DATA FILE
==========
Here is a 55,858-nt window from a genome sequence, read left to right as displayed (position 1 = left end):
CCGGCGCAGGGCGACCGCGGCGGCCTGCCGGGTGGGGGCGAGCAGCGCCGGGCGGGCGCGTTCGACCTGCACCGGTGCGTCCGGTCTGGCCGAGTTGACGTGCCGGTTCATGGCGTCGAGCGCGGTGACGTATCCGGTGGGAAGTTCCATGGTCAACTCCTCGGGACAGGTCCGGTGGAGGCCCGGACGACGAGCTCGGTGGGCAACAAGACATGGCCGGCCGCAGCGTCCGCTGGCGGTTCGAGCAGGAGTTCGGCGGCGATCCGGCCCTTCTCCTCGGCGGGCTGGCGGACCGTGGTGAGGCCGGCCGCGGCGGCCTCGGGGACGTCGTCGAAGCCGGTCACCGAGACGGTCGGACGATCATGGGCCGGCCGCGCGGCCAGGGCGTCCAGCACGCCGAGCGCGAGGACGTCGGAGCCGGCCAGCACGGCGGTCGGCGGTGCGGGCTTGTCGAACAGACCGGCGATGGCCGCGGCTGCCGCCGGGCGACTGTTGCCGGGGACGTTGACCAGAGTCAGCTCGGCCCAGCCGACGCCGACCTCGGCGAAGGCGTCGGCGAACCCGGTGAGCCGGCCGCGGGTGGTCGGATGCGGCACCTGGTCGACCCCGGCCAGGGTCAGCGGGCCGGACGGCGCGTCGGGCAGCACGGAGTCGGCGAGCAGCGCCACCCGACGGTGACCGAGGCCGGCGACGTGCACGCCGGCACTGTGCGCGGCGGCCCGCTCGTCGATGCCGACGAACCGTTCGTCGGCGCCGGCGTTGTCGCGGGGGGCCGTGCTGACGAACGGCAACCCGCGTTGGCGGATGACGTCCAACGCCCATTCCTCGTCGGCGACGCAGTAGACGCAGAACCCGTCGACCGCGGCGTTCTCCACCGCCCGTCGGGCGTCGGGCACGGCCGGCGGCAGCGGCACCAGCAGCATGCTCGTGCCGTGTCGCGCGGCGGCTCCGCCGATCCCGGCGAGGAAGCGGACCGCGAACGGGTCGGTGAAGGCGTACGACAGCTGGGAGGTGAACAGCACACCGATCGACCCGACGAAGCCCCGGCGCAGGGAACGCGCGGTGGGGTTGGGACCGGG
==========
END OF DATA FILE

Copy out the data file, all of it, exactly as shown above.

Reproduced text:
Here is a 55,858-nt window from a genome sequence, read left to right as displayed (position 1 = left end):
CCGGCGCAGGGCGACCGCGGCGGCCTGCCGGGTGGGGGCGAGCAGCGCCGGGCGGGCGCGTTCGACCTGCACCGGTGCGTCCGGTCTGGCCGAGTTGACGTGCCGGTTCATGGCGTCGAGCGCGGTGACGTATCCGGTGGGAAGTTCCATGGTCAACTCCTCGGGACAGGTCCGGTGGAGGCCCGGACGACGAGCTCGGTGGGCAACAAGACATGGCCGGCCGCAGCGTCCGCTGGCGGTTCGAGCAGGAGTTCGGCGGCGATCCGGCCCTTCTCCTCGGCGGGCTGGCGGACCGTGGTGAGGCCGGCCGCGGCGGCCTCGGGGACGTCGTCGAAGCCGGTCACCGAGACGGTCGGACGATCATGGGCCGGCCGCGCGGCCAGGGCGTCCAGCACGCCGAGCGCGAGGACGTCGGAGCCGGCCAGCACGGCGGTCGGCGGTGCGGGCTTGTCGAACAGACCGGCGATGGCCGCGGCTGCCGCCGGGCGACTGTTGCCGGGGACGTTGACCAGAGTCAGCTCGGCCCAGCCGACGCCGACCTCGGCGAAGGCGTCGGCGAACCCGGTGAGCCGGCCGCGGGTGGTCGGATGCGGCACCTGGTCGACCCCGGCCAGGGTCAGCGGGCCGGACGGCGCGTCGGGCAGCACGGAGTCGGCGAGCAGCGCCACCCGACGGTGACCGAGGCCGGCGACGTGCACGCCGGCACTGTGCGCGGCGGCCCGCTCGTCGATGCCGACGAACCGTTCGTCGGCGCCGGCGTTGTCGCGGGGGGCCGTGCTGACGAACGGCAACCCGCGTTGGCGGATGACGTCCAACGCCCATTCCTCGTCGGCGACGCAGTAGACGCAGAACCCGTCGACCGCGGCGTTCTCCACCGCCCGTCGGGCGTCGGGCACGGCCGGCGGCAGCGGCACCAGCAGCATGCTCGTGCCGTGTCGCGCGGCGGCTCCGCCGATCCCGGCGAGGAAGCGGACCGCGAACGGGTCGGTGAAGGCGTACGACAGCTGGGAGGTGAACAGCACACCGATCGACCCGACGAAGCCCCGGCGCAGGGAACGCGCGGTGGGGTTGGGACCGGG